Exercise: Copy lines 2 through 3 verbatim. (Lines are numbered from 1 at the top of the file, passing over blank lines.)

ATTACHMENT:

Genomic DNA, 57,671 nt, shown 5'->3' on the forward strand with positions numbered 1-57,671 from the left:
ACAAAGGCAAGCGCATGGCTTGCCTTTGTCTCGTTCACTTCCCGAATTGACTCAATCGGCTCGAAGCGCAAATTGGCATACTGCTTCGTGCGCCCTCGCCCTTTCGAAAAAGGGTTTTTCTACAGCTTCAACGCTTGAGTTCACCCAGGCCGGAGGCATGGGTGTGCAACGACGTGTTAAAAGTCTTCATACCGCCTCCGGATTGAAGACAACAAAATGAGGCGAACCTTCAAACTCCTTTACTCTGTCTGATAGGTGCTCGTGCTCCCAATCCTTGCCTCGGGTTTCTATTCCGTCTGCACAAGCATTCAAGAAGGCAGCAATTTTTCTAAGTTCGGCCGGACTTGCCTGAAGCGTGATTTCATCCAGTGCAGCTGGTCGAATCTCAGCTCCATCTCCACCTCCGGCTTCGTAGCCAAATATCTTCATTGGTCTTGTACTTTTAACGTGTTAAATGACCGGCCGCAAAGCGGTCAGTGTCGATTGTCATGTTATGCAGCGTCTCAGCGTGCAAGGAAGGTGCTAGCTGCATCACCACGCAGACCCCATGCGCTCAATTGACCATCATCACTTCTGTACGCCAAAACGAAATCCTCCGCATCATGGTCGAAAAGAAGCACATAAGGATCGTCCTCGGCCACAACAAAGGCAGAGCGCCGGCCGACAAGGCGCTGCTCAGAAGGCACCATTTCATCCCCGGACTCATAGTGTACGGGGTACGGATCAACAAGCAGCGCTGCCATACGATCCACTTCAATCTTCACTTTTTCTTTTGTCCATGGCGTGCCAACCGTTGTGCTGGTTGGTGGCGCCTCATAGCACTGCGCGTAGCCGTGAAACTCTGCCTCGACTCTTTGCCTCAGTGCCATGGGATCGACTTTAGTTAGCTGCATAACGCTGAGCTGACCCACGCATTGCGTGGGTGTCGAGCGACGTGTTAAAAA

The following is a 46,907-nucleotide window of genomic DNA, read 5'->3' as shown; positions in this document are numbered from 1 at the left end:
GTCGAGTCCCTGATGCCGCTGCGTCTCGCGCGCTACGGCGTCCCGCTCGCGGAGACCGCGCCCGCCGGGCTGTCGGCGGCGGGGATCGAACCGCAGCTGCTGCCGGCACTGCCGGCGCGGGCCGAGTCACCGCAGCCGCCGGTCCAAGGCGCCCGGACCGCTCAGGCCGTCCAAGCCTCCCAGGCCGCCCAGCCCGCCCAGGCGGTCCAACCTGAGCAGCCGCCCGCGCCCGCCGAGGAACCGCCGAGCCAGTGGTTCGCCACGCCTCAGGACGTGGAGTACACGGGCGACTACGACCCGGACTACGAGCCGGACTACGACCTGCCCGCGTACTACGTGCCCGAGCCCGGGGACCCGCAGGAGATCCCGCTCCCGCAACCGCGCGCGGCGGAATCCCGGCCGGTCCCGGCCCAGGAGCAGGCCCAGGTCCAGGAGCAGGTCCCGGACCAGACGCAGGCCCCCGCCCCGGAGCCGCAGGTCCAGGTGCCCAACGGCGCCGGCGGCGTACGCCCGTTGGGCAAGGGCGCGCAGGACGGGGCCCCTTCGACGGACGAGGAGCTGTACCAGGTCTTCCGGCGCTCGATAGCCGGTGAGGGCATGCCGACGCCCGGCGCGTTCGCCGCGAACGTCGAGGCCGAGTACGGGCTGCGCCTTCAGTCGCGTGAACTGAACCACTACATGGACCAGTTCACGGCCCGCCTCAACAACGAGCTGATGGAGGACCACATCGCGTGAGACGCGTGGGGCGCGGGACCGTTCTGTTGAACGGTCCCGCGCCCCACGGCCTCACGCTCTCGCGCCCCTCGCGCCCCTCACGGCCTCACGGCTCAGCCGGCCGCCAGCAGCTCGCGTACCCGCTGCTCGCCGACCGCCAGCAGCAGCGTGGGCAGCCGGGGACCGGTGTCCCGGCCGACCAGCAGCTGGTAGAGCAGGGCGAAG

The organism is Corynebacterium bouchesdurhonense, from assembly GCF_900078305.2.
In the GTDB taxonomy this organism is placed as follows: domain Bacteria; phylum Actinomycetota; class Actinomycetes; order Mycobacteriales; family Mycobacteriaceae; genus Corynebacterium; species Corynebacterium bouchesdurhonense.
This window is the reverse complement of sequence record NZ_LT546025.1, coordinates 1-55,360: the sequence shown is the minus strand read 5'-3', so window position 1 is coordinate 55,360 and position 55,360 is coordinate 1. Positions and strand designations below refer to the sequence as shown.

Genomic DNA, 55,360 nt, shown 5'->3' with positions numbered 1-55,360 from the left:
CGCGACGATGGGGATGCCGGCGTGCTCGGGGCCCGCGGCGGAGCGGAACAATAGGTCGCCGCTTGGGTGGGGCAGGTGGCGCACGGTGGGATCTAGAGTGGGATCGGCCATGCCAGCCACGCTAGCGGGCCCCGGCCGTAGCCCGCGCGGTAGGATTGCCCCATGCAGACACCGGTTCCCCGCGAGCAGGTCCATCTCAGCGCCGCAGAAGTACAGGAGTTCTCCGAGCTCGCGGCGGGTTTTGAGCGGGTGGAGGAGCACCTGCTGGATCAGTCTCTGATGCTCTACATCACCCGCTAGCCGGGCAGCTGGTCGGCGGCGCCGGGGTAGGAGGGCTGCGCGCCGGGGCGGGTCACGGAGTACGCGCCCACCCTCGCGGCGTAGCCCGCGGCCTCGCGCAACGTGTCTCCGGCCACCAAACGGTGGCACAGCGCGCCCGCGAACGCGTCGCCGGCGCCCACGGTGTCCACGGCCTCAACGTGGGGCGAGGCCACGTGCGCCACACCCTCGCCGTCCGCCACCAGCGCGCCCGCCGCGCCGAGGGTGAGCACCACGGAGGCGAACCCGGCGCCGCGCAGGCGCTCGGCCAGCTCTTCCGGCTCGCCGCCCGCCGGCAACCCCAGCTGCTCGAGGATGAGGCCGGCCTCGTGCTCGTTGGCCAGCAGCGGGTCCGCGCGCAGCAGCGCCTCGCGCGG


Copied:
ACAAAGGCAAGCGCATGGCTTGCCTTTGTCTCGTTCACTTCCCGAATTGACTCAATCGGCTCGAAGCGCAAATTGGCATACTGCTTCGTGCGCCCTCGCCCTTTCGAAAAAGGGTTTTTCTACAGCTTCAACGCTTGAGTTCACCCAGGCCGGAGGCATGGGTGTGCAACGACGTGTTAAAAGTCTTCATACCGCCTCCGGATTGAAGACAACAAAATGAGGCGAACCTTCAAACTCCTTTACTCTGTCTGATAGGTGCTCGTGCTCCCAATCCTTGCCTCGGGTTTCTATTCCGTCTGCACAAGCATTCAAGAAGGCAGCAATTTTTCTAAGTTCGGCCGGACTTGCCTGAAGCGTGATTTCATCCAGTGCAGCTGGTCGAATCTCAGCTCCATCTCCACCTCCGGCTTCGTAGCCAAATATCTTCATTGGTCTTGTACTTTTAACGTGTTAAATGACCGGCCGCAAAGCGGTCAGTGTCGATTGTCATGTTATGCAGCGTCTCAGCGTGCAAGGAAGGTGCTAGCTGCATCACCACGCAGACCCCATGCGCTCAATTGACCATCATCACTTCTGTACGCCAAAACGAAATCCTCCGCATCATGGTCGAAAAGAAGCACATAAGGATCGTCCTCGGCCACAACAAAGGCAGAGCGCCGGCCGACAAGGCGCTGCTCAGAAGGCACCATTTCATCCCCGGACTCATAGTGTACGGGGTACGGATCAACAAGCAGCGCTGCCATACGATCCACTTCAATCTTCACTTTTTCTTTTGTCCATGGCGTGCCAACCGTTGTGCTGGTTGGTGGCGCCTCATAGCACTGCGCGTAGCCGTGAAACTCTGCCTCGACTCTTTGCCTCAGTGCCATGGGATCGACTTTAGTTAGCTGCATAACGCTGAGCTGACCCACGCATTGCGTGGGTGTCGAGCGACGTGTTAAAAA

The following is a 46,907-nucleotide window of genomic DNA, read 5'->3' as shown; positions in this document are numbered from 1 at the left end: